While the crusade to win the hearts, wallets and loyalty of customers is sometimes waged based on price, store location, or superior product offerings, often, winning the battle comes down to more emotional factors – a matter of demonstrated care and consideration for a customer’s unique shopping needs. Simply put: a truly exceptional customer experience that both surprises and delights.
And although an increasing number of consumers are already empowered with information they have gathered from online sources before setting foot inside a retail location, their expectation is to be greeted with a stellar in-store experience. Shoppers now crave the same ease and timely service in a physical store location that they would experience while shopping online. Plus, they also want to feel as if the brand that they choose to reward with their business speaks directly to them – making them feel special and understood.
So how do we get there? Leveraging segmentation to create a welcoming physical store environment that speaks to multiple customer segments may be the most critical tool in a retailer’s arsenal. And here’s why: knowing merely who a customer is, or what they often shop for, is no longer enough to gain their trust and loyalty, let alone ensure they’ve walked away from a store feeling elated.
Let’s get personal: favoring mass personalization over mass marketing
Thanks to new technology, it’s much easier to collect meaningful data that moves retailers away from looking in the rear view mirror on what customers transacted, and towards a more powerful understanding of the influencers along the path-to-purchase that answers why they bought. Retailers have the ability to really do know who their customers are now. Today’s customers are smart and savvy shoppers who are more aware than ever of their unique demands and needs – and more aware than ever that those needs can be fulfilled by the retailers they choose to purchase from. In fact, 73% of consumers prefer to do business with brands that use personal information to make their shopping experiences more relevant to them (Digital Trends). We’re now in an age where standardization has proved to be more of a handicap than it is advantageous, and as such, retailers are experiencing a great shift towards mass personalization and away from mass marketing.
So how can they achieve that in store? Retailers now need to look at shoppers through multiple lenses: their needs, attitudes, behaviors, requirements by day, by trip type, by influences, and even by category shopped, which all play into how a customer will react inside a store. These pieces of the puzzle add up to a multidimensional form of segmentation.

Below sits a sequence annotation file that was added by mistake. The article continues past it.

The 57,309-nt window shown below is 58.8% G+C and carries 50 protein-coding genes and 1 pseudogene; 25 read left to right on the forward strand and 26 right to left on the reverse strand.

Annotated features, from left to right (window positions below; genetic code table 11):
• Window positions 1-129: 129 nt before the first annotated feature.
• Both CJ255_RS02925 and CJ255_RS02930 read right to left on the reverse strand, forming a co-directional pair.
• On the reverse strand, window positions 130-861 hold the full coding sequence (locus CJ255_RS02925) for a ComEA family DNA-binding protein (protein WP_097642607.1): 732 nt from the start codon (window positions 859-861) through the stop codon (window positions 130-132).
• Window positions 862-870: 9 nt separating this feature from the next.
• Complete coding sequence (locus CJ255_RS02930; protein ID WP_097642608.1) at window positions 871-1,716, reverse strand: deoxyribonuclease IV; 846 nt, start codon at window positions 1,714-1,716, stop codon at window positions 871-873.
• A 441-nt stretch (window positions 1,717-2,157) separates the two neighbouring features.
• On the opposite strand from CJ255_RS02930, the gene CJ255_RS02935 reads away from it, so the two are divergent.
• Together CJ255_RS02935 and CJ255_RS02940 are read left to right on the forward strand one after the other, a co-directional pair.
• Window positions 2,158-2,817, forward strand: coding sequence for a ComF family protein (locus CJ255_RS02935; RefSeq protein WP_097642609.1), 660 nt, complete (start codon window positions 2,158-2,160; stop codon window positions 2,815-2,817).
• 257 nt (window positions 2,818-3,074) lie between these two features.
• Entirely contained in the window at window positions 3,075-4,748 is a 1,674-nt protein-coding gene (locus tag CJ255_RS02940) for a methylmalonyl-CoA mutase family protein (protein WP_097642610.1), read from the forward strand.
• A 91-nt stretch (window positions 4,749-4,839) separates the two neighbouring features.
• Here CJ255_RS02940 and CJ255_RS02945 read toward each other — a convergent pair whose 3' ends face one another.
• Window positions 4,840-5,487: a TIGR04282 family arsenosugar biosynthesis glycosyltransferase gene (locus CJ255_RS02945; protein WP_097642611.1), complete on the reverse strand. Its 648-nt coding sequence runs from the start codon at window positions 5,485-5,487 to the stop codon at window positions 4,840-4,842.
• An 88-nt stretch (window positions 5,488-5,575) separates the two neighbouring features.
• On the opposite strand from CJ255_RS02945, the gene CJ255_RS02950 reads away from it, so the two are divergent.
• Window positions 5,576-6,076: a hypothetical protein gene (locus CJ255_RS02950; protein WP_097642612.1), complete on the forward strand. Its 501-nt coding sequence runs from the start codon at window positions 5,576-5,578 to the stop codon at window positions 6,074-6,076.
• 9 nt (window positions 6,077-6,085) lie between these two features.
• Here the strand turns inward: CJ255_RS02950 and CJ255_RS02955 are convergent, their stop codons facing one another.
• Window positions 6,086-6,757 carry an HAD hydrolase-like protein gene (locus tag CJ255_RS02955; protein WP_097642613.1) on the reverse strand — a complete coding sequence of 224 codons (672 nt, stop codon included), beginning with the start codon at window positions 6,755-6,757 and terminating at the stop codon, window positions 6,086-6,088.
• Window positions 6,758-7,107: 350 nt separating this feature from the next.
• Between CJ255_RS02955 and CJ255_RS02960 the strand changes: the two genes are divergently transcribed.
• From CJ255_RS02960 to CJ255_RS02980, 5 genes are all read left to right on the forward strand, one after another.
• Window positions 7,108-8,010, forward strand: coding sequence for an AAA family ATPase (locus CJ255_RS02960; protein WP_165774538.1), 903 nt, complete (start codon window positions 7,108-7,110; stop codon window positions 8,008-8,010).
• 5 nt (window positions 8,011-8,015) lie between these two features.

When a customer sets foot inside a retail store, every little detail must play a part in their experience. From the signage, to the lighting, to the product placement to technology integration, each retail environment has to be carefully choreographed with the right balance and presentation of elements designed to deliver a sensory experience that entices customers to shop. Furthermore, one must be cognizant of the trade-offs that different segments are willing to make. This is important when assessing the ROI of different initiatives. The devil really is in the details here.
Tailoring design to the needs and habits of multiple shoppers
The goal of segmentation is to move away from stereotyping and more towards understanding the core of a person (what they like, what they do at a given point in time). Responsive design then creates the right variety of offerings and experience touchpoints in store that allow individual shoppers to connect and experience it in their own personalized and meaningful way.
Take the Haagen-Dazs global shop concept, which was first brought to life at Hackescher Market in Berlin, Germany. To create a truly great in store experience Watt leveraged the principles of segmentation and personalization to create a new concept that delivers a boutique-like environment and puts the Haagen-Dazs brand on display in an entirely new way. A concierge desk to welcome shoppers, varied seating options to address different usage occasions, understanding the right balance of brand elements, and bringing forth certain aspects of the operations into the customer-facing experience, are a few enhancements that were informed by understanding the target customer more intimately.
Another example of segmentation in action is our recently redesigned Market32 stores, which boast a chef’s kitchen table, a patisserie, a growler bar, and enhanced experiences in meat and seafood. And although they are all very different areas serving very different purposes, each contributes to deliver a holistic and meaningful brand proposition that better connects with varying needs of their existing shoppers. But more importantly, they are getting the attention of a new type of shopper that previously did not cross the store’s threshold.
Going beyond satisfaction to achieve customer delight
Ultimately, if retailers can convince customers that they are able to deliver against their specific needs across different usage occasions, they unleash the opportunity to capture a greater share of mind, greater share of heart, greater share of wallet and a customer that is more likely to return again and again. And providing customers with proof that you are paying attention to their needs through a responsive store design not only helps to maximize investment dollars, but also helps to discover exactly where those dollars should be spent to enhance in-store sales.
We know that not every customer is created equally. But proper segmentation will help retailers create a compelling store experience and distinct propositions that speak to the functional and emotional needs, and buying tendencies of their varied shoppers. That’s how retailers will get customers to move beyond simple satisfaction and towards a new measure of loyalty – customer delight!